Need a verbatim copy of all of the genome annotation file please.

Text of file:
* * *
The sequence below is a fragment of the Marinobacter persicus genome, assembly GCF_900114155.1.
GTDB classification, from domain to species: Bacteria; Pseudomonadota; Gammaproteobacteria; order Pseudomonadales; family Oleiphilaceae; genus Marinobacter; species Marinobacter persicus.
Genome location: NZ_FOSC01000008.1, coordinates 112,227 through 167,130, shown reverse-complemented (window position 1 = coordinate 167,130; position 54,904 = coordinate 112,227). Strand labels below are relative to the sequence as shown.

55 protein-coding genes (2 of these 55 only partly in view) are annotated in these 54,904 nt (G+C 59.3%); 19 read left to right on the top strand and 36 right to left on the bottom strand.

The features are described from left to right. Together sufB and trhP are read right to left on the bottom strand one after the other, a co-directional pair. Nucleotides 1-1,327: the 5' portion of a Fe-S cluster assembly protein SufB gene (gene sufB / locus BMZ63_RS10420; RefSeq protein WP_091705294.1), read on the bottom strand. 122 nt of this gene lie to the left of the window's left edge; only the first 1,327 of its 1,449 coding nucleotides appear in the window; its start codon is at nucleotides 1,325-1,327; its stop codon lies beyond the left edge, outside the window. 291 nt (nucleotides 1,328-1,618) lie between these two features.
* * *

The sequence below is a fragment of the Marinobacter persicus genome, assembly GCF_900114155.1.
GTDB classification, from domain to species: Bacteria; Pseudomonadota; Gammaproteobacteria; order Pseudomonadales; family Oleiphilaceae; genus Marinobacter; species Marinobacter persicus.
Genome location: NZ_FOSC01000008.1, coordinates 112,227 through 167,130, shown reverse-complemented (window position 1 = coordinate 167,130; position 54,904 = coordinate 112,227). Strand labels below are relative to the sequence as shown.

55 protein-coding genes (2 of these 55 only partly in view) are annotated in these 54,904 nt (G+C 59.3%); 19 read left to right on the top strand and 36 right to left on the bottom strand.

The features are described from left to right. Together sufB and trhP are read right to left on the bottom strand one after the other, a co-directional pair. Nucleotides 1-1,327: the 5' portion of a Fe-S cluster assembly protein SufB gene (gene sufB / locus BMZ63_RS10420; RefSeq protein WP_091705294.1), read on the bottom strand. 122 nt of this gene lie to the left of the window's left edge; only the first 1,327 of its 1,449 coding nucleotides appear in the window; its start codon is at nucleotides 1,325-1,327; its stop codon lies beyond the left edge, outside the window. 291 nt (nucleotides 1,328-1,618) lie between these two features.